It’s easy to get tangled in Braids’ wintery sophomore LP, Flourish // Perish.
Arbutus Records, 2013
7.9 / 10
Listening to Braids’ first album, Native Speaker, was a strangely voyeuristic experience. I felt like I was watching from the bushes while Raphelle Standell-Preston’s acrobatic voice leapt and danced around the warm, summery soundscapes like Julie Andrews in the high Austrian mountains. As she sang, screamed, and sometimes loving whispered cryptic lyrics about family, intimacy, and sex into my ears, I lost myself in the drawn out and indulgent music. It was strange. It was also thrilling because Native Speaker felt as honest and intimate as pillow talk, and the free-flowing song structure made it all seem simply effortless. Nothing felt forced, or formulaic.
On their new album Flourish // Perish, the loss of one member has seen Braids’ sound take a more mechanistic turn, more reminiscent of the side project Blue Hawaii’s than Braids’ first effort. This time around, the cold atmosphere and repetitive percussion is claustrophobic to the point where rather than lounging in a field of clover, we are watching a clock tick inside a house without heating. It is both more static and frigid, but Braids tries hard and mostly succeeds to make it play to their advantage.
Flourish // Perish starts out very strongly with rapid, warped percussion in “Victoria” that sounds like a fish flopping around on a hook, but the synths fall flat at the end of every line rather than cascading outwards, signalling a change in Braids’ music that persists throughout the album; most notably in the eight minute track “Together,” where the endlessly repetitive bass drums cage the synths and vocal work like sick animals.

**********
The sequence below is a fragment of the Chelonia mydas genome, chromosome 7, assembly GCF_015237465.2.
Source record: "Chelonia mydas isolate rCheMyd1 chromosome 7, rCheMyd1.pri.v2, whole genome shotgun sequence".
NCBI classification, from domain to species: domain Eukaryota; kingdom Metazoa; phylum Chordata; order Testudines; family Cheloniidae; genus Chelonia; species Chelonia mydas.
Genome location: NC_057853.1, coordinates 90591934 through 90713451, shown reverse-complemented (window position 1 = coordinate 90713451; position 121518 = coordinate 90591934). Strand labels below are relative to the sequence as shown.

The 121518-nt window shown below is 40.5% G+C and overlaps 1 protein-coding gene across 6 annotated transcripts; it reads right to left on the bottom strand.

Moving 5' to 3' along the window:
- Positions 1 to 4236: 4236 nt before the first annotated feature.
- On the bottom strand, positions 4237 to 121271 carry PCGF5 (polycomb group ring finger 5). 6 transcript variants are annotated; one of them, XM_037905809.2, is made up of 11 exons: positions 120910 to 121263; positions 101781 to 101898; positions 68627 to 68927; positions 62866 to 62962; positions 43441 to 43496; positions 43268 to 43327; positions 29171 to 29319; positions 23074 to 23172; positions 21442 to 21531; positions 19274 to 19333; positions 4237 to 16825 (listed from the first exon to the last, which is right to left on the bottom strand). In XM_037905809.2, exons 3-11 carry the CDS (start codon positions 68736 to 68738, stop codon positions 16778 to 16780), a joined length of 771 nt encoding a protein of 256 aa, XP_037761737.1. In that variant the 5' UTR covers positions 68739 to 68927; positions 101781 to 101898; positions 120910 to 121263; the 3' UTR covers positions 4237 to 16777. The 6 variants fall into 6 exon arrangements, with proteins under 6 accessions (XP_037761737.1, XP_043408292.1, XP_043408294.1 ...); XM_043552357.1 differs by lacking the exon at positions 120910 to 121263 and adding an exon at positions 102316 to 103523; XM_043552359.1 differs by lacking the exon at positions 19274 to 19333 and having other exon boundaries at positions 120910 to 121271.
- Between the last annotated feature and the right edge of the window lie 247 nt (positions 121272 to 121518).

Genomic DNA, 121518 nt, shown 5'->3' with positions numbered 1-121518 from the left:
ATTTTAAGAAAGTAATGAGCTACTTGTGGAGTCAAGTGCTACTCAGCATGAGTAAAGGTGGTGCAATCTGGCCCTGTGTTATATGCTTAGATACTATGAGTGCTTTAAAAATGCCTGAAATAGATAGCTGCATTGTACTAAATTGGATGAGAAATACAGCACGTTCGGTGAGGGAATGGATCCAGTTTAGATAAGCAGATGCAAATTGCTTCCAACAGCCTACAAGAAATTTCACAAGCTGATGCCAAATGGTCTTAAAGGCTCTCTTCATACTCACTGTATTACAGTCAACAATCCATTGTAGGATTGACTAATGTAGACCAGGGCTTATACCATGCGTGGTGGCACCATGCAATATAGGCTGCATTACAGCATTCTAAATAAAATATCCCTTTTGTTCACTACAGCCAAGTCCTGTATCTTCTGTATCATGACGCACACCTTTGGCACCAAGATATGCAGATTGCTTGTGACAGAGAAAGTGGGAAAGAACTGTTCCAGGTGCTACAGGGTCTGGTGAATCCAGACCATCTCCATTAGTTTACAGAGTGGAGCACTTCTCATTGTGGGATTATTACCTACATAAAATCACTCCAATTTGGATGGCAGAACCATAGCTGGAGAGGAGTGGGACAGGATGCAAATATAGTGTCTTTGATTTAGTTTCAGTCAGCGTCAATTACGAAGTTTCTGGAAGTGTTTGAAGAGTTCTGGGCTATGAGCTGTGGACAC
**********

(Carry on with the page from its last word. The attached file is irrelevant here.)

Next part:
On that note, feeling trapped and contained is actually major theme in Flourish // Perish, especially in the vocal work. Standell-Preston never lets her eccentric vocals run as wild as they did previously, and due to her poor enunciation, you don’t get a lot of meaning or emotion from her lyrics. Her old style does make one appearance in the last track “In Kind,” where the massive lead in and build up makes her final scream not only the emotional pinnacle of that song, but also the beautiful release to an album’s worth of blue balls.
In closing, Flourish // Perish is an interesting progression for Braids as a band, but the new elements that they bring in don’t necessarily play to their strengths. Rather than indulging themselves; this album shows a lot of self-denial. Everything is paired back to the minimal and restrained. However, their ability to still make a strong album despite the frigidness, the excessive repetition, and the lengthy track durations, shows that not only does Braids have the courage to try something different; they also have the dedication to see it through to the end, and the talent to make something good out of it. All three things are admirable qualities in a band.